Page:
Beer and whiskey lovers, raise a glass to the Svalbard Global Seed Vault, which has just taken in 20,000 new crop varieties—including 575 types of barley.
The seeds, sourced from more than a hundred countries, arrived this week to coincide with the vault's sixth birthday. As a "safety deposit box" to protect the diversity of the world's food genes, the advanced facility houses 820,619 crop varieties in the Arctic archipelago of Svalbard, Norway (map), according to Luigi Guarino, senior scientist with the Global Crop Diversity Trust, one of the vault's partners. (Related: "Pictures: 'Doomsday' Seed Vault Safeguards Our Food Supply.")
The goal of the vault is to safely preserve as many different varieties of crop species as possible before they disappear. As we've come to rely on just a handful of the highest yielding varieties of fruits, vegetables, and grains, thousands of other varieties are disappearing at an alarming rate.
Given an uncertain future, with climate change and diseases that could wipe out a variety overnight, scientists say it's important to keep as many different crop varieties as we can.
Many research universities and institutes worldwide already maintain their own gene banks of food crops—essentially refrigerators of dried seeds. But these facilities can be vulnerable to disasters such as civil war, typhoons, and fires, said Guarino. That's where the Global Seed Vault—also called the Doomsday Seed Vault—comes in.
"It's always a good insurance policy to keep a copy of the seed and send that copy up to Svalbard," he said. (Read more about seed banks around the world in National Geographic magazine.)
Here are a few highlights of the recent acquisition.
"Space Beer" Barley
In the first ever seed deposit from Japan, the Barley Germplasm Center, located at Okayama University, sent in 575 types of barley, with plans to send another 5,000 in the future.
Barley experts in the country became concerned about the stability of their gene banks following the 2011 Japanese earthquake and tsunami.
That's because the grain is a staple of traditional Japanese cuisine, or washoku. Barley is fermented to make beer, forms the base of miso soup, is roasted to make a cold tea called mugicha, and is distilled to make a Scotch-like whiskey. (Read "Food Ark" in National Geographic magazine.)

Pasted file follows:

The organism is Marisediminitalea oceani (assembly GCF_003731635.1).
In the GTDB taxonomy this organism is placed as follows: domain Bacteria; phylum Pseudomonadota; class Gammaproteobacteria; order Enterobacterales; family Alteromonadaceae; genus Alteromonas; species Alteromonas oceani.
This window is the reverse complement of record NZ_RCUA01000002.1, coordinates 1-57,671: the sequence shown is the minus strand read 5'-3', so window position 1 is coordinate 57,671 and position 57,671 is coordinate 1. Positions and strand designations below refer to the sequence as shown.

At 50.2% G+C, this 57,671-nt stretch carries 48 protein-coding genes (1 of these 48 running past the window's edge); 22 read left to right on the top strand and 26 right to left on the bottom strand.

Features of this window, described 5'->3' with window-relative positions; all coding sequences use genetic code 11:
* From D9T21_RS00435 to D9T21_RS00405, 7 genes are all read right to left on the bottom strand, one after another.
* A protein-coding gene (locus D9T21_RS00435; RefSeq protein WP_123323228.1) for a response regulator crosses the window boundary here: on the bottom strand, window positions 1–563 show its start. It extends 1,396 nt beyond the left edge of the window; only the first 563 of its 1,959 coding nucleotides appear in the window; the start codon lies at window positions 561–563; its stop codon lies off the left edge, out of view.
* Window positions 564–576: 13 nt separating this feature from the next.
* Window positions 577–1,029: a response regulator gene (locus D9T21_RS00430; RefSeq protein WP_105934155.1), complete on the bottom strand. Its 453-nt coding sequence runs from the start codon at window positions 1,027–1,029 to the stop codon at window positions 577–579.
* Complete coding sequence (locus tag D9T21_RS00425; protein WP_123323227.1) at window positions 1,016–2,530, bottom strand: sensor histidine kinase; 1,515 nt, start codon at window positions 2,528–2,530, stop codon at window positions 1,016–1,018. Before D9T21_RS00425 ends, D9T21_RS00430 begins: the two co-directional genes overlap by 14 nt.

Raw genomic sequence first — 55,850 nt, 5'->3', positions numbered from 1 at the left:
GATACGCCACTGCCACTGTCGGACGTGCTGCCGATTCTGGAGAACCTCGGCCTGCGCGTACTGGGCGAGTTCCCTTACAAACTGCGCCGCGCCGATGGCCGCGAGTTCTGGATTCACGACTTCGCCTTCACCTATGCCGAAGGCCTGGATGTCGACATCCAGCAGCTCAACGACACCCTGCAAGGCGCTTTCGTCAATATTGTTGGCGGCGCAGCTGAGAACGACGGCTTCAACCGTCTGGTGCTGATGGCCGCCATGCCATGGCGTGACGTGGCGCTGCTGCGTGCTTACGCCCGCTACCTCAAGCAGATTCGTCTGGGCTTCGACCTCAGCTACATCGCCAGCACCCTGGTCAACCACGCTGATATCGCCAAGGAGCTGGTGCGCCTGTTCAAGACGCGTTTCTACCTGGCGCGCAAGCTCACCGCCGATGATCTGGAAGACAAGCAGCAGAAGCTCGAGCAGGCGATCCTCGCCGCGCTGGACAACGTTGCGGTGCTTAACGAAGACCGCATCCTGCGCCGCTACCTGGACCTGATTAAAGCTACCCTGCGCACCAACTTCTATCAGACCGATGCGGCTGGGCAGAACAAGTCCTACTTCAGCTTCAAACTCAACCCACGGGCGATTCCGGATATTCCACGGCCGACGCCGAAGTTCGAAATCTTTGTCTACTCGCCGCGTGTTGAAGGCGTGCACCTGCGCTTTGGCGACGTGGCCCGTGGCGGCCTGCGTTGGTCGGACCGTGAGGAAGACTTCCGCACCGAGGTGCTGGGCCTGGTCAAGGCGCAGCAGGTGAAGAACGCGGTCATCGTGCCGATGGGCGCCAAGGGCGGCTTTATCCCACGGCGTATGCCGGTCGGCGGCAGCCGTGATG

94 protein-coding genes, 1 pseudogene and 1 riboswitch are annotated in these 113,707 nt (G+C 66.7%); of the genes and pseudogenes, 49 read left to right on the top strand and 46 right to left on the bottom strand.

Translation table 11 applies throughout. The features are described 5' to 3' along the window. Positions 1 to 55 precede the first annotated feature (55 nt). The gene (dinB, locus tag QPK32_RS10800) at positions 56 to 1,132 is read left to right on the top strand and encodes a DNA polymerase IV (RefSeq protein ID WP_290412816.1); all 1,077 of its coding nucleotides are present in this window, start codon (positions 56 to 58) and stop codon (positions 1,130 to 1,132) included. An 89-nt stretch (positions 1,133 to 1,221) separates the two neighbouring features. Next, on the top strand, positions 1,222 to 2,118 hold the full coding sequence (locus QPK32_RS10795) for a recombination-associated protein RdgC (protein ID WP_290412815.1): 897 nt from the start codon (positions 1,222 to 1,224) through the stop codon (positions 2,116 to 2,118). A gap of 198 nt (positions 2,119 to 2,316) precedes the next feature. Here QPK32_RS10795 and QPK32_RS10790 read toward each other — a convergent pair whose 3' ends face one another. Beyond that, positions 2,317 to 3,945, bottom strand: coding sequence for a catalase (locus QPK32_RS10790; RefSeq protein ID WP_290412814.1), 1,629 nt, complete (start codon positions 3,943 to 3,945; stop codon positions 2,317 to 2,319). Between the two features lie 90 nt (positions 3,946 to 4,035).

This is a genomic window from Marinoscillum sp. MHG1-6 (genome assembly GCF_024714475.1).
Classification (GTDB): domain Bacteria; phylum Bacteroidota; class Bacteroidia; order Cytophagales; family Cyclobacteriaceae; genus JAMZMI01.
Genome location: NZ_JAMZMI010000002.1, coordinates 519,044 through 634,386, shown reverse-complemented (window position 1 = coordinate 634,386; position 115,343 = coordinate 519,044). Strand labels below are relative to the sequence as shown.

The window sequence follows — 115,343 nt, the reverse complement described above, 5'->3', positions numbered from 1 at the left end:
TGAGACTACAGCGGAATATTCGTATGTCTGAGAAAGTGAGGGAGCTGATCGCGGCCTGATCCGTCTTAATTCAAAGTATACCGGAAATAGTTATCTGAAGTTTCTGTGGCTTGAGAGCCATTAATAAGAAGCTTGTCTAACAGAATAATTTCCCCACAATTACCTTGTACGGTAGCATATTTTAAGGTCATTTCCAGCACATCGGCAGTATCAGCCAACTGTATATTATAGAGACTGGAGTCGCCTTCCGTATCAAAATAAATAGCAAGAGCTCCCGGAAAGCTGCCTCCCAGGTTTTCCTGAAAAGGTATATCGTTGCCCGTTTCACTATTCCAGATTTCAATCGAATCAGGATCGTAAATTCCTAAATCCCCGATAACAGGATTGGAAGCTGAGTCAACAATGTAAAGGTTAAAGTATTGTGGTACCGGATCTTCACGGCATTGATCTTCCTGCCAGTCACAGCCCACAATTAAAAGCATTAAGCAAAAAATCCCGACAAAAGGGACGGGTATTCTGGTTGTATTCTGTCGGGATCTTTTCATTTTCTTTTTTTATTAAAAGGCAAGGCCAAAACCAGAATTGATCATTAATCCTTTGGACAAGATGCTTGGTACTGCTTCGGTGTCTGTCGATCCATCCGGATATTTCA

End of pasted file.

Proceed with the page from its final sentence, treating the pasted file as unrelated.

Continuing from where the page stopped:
In 2010, Japanese brewer Sapporo made a limited-edition "space beer" with barley grown from seeds that spent five months in Russia's Zvezda Service Module on the International Space Station. (Related: "Space Beer Ready for Taste Testing.")
"Barley is very important not just for Japan but for the food security of the world," said Kazuhiro Sato, a professor at Okayama University's Institute of Plant Science and Resources, in a statement. "We have varieties that are productive even in dry conditions and in saline soils—so we need to do everything we can to ensure they always will be available to future generations."
Saving Our Spuds
Several of the nearly 200 species of wild potato growing from Patagonia all the way north to Colorado could go extinct by 2050, said Guarino, thanks to loss of habitat and climate change. (Explore a potato interactive.)
That possibility has spurred the International Potato Center (known by its Spanish acronym CIP) to action. The center shipped 195 samples of wild potato and 61 of wild sweet potato to Svalbard, in part to protect the species and to experiment with creating more nutritious, disease-resistant types of domestic potatoes. (Read more about frozen Svalbard in National Geographic magazine.)
Other "crown jewels of agriculture" are also new to the vault: The International Maize and Wheat Improvement Center (known by its Spanish-language acronym CIMMYT) mailed in 1,946 types of maize, or corn, and 5,964 samples of wheat.
Svalbard's collection contains wheat seeds from individual villages throughout the world, which have baked their own unique breads through the centuries.
The Brazilian Bean
Brazilians eat black beans (feijão preto) with almost every meal, and they're an important ingredient in feijoada, a bean-and-pork stew that's largely considered the South American country's national dish.
To protect these bean varieties for the future, the Brazilian Agricultural Research Corporation (known as Embrapa) sent 514 samples to Svalbard. The selection represents a "microcosm" of all the black bean types in the country, Guarino added.
Overall, said Global Crop Diversity Trust's Brian Lainoff, the vault "shows how the world can work together on agriculture."